## digitalmars.D.learn - for ranges

Russel Winder via Digitalmars-d-learn <digitalmars-d-learn puremagic.com> writes:
```Playing with factorial implementations, as you do. I had a D
implementation using ulong. Not sensible obviously since overflow is a
bit of a problem. But the code worked, as did the tests. Now converting
to BigInt and=E2=80=A6

The standard explicit iteration form uses a loop:

for(i; 2..n+1)

for n =3D 0 or 1 this loop doesn't loop since the range is [,). However
for BigInt:

for(i; two..n + one)

the loop starts at 0 and just keeps on going. This is clearly not good.

Am I having a mental breakdown or is this a real bug?

--=20
Russel.
=3D=3D=3D=3D=3D=3D=3D=3D=3D=3D=3D=3D=3D=3D=3D=3D=3D=3D=3D=3D=3D=3D=3D=3D=3D=
=3D=3D=3D=3D=3D=3D=3D=3D=3D=3D=3D=3D=3D=3D=3D=3D=3D=3D=3D=3D=3D=3D=3D=3D=3D=
=3D=3D=3D=3D=3D=3D=3D=3D=3D=3D=3D=3D=3D=3D=3D=3D=3D=3D=3D=3D=3D=3D=3D=3D=3D=
=3D=3D
Dr Russel Winder      t: +44 20 7585 2200   voip: sip:russel.winder ekiga.n=
et
41 Buckmaster Road    m: +44 7770 465 077   xmpp: russel winder.org.uk
London SW11 1EN, UK   w: www.russel.org.uk  skype: russel_winder
```
Jan 22 2015
"bearophile" <bearophileHUGS lycos.com> writes:
```Russel Winder:

However for BigInt:

for(i; two..n + one)

the loop starts at 0 and just keeps on going. This is clearly
not good.

It works for me:

void main() {
import std.stdio, std.bigint;

immutable BigInt one = 1;
immutable BigInt two = 2;
uint n = 100;

foreach (immutable i; two .. n + one)
i.writeln;
}

Bye,
bearophile
```
Jan 22 2015
"bearophile" <bearophileHUGS lycos.com> writes:
``` It works for me:

Sorry, you are right, it loops:

void main() {
import std.stdio, std.bigint;

immutable BigInt one = 1;
immutable BigInt two = 2;
uint n = 0;

foreach (immutable i; two .. n + one)
i.writeln;
}

Bye,
bearophile
```
Jan 22 2015
Russel Winder via Digitalmars-d-learn <digitalmars-d-learn puremagic.com> writes:
```On Thu, 2015-01-22 at 16:48 +0000, bearophile via Digitalmars-d-learn
wrote:
It works for me:

=20
Sorry, you are right, it loops:

So it is a bug, and I now have to find out how to report it!

--=20
Russel.
=3D=3D=3D=3D=3D=3D=3D=3D=3D=3D=3D=3D=3D=3D=3D=3D=3D=3D=3D=3D=3D=3D=3D=3D=3D=
=3D=3D=3D=3D=3D=3D=3D=3D=3D=3D=3D=3D=3D=3D=3D=3D=3D=3D=3D=3D=3D=3D=3D=3D=3D=
=3D=3D=3D=3D=3D=3D=3D=3D=3D=3D=3D=3D=3D=3D=3D=3D=3D=3D=3D=3D=3D=3D=3D=3D=3D=
=3D=3D
Dr Russel Winder      t: +44 20 7585 2200   voip: sip:russel.winder ekiga.n=
et
41 Buckmaster Road    m: +44 7770 465 077   xmpp: russel winder.org.uk
London SW11 1EN, UK   w: www.russel.org.uk  skype: russel_winder
```
Jan 22 2015
Steven Schveighoffer <schveiguy yahoo.com> writes:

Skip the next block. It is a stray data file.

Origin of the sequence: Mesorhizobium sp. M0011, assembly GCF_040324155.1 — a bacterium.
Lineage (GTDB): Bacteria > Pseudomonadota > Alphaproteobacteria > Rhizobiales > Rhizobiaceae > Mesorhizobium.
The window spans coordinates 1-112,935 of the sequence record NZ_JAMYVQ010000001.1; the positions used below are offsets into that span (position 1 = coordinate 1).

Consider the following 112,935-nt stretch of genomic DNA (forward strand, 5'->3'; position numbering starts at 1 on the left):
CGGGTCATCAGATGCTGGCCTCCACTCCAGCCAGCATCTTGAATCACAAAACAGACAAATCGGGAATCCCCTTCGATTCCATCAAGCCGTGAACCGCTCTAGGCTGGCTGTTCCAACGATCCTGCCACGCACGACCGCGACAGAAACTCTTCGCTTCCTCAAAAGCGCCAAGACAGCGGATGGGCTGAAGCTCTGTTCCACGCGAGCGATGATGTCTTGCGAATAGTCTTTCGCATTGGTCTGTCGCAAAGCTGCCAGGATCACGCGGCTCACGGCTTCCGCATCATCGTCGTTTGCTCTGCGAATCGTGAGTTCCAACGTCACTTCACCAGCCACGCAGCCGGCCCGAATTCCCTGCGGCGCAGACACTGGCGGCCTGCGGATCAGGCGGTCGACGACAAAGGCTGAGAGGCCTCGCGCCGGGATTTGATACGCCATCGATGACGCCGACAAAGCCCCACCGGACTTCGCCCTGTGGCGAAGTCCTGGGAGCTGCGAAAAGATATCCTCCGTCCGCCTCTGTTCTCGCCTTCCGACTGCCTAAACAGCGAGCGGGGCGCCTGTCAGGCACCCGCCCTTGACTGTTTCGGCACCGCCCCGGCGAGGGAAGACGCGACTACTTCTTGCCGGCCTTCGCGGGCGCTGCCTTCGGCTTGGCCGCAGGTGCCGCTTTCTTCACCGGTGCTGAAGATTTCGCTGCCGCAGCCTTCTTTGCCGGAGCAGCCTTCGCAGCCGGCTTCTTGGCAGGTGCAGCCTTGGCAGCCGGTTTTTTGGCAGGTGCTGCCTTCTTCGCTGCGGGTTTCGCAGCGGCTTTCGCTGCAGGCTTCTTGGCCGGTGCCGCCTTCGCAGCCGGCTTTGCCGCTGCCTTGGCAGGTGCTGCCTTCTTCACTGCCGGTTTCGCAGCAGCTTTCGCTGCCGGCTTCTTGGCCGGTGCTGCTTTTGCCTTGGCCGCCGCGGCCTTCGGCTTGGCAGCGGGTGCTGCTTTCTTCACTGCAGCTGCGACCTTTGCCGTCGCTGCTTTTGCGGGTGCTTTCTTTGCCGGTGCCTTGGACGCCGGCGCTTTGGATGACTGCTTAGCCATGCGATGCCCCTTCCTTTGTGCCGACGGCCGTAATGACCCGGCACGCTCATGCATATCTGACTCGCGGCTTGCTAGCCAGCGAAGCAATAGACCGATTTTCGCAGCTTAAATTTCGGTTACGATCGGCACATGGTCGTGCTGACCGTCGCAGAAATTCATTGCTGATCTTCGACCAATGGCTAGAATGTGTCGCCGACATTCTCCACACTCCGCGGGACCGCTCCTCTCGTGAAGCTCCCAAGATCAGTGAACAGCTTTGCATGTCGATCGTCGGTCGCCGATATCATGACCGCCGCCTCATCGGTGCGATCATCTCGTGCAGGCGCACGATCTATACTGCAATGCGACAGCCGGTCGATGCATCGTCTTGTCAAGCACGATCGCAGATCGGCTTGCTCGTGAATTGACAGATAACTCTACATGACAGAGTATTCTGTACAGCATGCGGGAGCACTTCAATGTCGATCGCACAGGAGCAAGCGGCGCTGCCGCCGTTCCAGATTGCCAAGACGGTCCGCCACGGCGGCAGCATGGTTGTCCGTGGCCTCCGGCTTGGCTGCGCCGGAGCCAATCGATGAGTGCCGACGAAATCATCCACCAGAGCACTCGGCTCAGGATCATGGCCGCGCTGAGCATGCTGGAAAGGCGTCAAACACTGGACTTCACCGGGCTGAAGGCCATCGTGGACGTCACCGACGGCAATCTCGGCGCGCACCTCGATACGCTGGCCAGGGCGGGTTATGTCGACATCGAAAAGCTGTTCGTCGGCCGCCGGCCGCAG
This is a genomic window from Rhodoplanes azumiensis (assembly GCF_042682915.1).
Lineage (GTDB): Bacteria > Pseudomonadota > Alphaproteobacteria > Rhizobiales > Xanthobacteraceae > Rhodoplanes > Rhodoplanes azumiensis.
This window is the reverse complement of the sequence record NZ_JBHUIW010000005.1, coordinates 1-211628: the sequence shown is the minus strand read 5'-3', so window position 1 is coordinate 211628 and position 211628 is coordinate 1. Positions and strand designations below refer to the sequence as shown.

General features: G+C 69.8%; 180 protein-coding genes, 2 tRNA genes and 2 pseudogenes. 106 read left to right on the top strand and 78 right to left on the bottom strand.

```On 1/22/15 11:41 AM, Russel Winder via Digitalmars-d-learn wrote:
Playing with factorial implementations, as you do. I had a D
implementation using ulong. Not sensible obviously since overflow is a
bit of a problem. But the code worked, as did the tests. Now converting
to BigInt and…

The standard explicit iteration form uses a loop:

for(i; 2..n+1)

for n = 0 or 1 this loop doesn't loop since the range is [,). However
for BigInt:

for(i; two..n + one)

the loop starts at 0 and just keeps on going. This is clearly not good.

Am I having a mental breakdown or is this a real bug?

The issue:

import std.stdio;

struct S
{
int x;
int opCmp(const S other) const { writeln("compare"); return x <
other.x ? -1 : x > other.x ? 1 : 0;}
bool opEquals(const S other) const { writeln("equals"); return x ==
other.x;}
ref S opOpAssign(string op)(int other)
{
mixin("x " ~ op ~ "= other;");
return this;
}
}

void main()
{
immutable S one = S(1);
immutable S two = S(2);
foreach(s; one..two) {}
}

output:
equals
equals

So foreach(S; one..two) translates to:

for(S x = one; x != two; x += 1)

which explains the infinite loop. I'm almost positive foreach(x; 1..2)
uses comparison instead of equality to check for end condition.

-Steve
```
Jan 22 2015
```On Thursday, 22 January 2015 at 16:41:49 UTC, Russel Winder wrote:
Playing with factorial implementations, as you do. I had a D
implementation using ulong. Not sensible obviously since
overflow is a
bit of a problem. But the code worked, as did the tests. Now
converting
to BigInt and…

The standard explicit iteration form uses a loop:

for(i; 2..n+1)

for n = 0 or 1 this loop doesn't loop since the range is [,).
However
for BigInt:

for(i; two..n + one)

the loop starts at 0 and just keeps on going. This is clearly
not good.

Am I having a mental breakdown or is this a real bug?

In general it feels as if BigInt needs more work as it doesn't
work with simple generic code in too many cases. Templates get
confused by invocation with a literal and a BigInt for example
when it should have a single type. Literals feel too strongly
typed or too weakly implicitly convertible.
```
Jan 23 2015
Steven Schveighoffer <schveiguy yahoo.com> writes:
```On 1/23/15 4:44 AM, ixid wrote:
On Thursday, 22 January 2015 at 16:41:49 UTC, Russel Winder wrote:
Playing with factorial implementations, as you do. I had a D
implementation using ulong. Not sensible obviously since overflow is a
bit of a problem. But the code worked, as did the tests. Now converting
to BigInt and…

The standard explicit iteration form uses a loop:

for(i; 2..n+1)

for n = 0 or 1 this loop doesn't loop since the range is [,). However
for BigInt:

for(i; two..n + one)

the loop starts at 0 and just keeps on going. This is clearly not good.

Am I having a mental breakdown or is this a real bug?

In general it feels as if BigInt needs more work as it doesn't
work with simple generic code in too many cases. Templates get
confused by invocation with a literal and a BigInt for example
when it should have a single type. Literals feel too strongly
typed or too weakly implicitly convertible.

This is not a BigInt problem, it's an inconsistency with foreach range.
See my earlier post.

-Steve
```
Jan 23 2015